- Exercise: Exercise has been shown as a viable treatment option for constipation and stress in women, as it prevents stress while promoting physical health and decreasing the risk of other psychiatric disorders. For both men and women, the mind-body connection produces positive results when exercise and fitness evoke anti-inflammatory effects.
- Get enough sleep: Lack of sleep or inadequate and disbursed sleep can exacerbate stress. Aim for between 7 and 9 hours of sleep to avoid being overwhelmed with stress hormones. Findings show that improving sleep quality promotes good mental health, reducing stress, anxiety, and depression.
- Avoid alcohol: Alcohol can disturb the balance in the gut-brain axis, negatively impacting feelings, thoughts, and actions. Alcohol has been reported as a frequent contributor to stress and can also cause an imbalance in the gut.
- Connect with others socially: Spending time with others can help you put things into perspective. Social relationships can diminish stress and give you a more positive outlook on life. Even simple physical contact can trigger the release of brain chemicals and hormones that make you feel great and provide biological benefits.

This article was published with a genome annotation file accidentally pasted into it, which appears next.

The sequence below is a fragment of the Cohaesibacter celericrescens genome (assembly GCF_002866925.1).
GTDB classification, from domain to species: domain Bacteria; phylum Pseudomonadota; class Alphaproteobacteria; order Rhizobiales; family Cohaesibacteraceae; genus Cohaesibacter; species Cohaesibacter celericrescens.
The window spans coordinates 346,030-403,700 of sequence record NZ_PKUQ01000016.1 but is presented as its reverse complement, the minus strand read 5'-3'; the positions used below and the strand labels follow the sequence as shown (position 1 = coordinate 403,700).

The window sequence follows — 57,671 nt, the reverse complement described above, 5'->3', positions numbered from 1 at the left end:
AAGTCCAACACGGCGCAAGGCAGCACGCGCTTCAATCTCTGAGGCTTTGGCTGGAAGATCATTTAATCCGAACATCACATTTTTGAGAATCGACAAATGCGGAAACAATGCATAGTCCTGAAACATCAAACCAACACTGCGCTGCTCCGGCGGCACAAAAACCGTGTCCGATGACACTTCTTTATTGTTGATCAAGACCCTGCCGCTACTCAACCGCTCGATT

- Practice self-care: Self-care can take many forms, including going for a massage, reading a book, watching your favorite movies, going on a trip/adventure, or planning something to look forward to — the choice is yours. Even small acts of self-care can help manage stress, increase your energy levels, and lower the risks of illnesses.
The Bottom Line
Stress and anxiety can both cause constipation, and constipation can worsen stress and anxiety. The best way to thwart the negative GI effects is to focus on reducing stress and learning viable coping mechanisms through daily stress-relieving activities and following a healthy, balanced gut-friendly diet.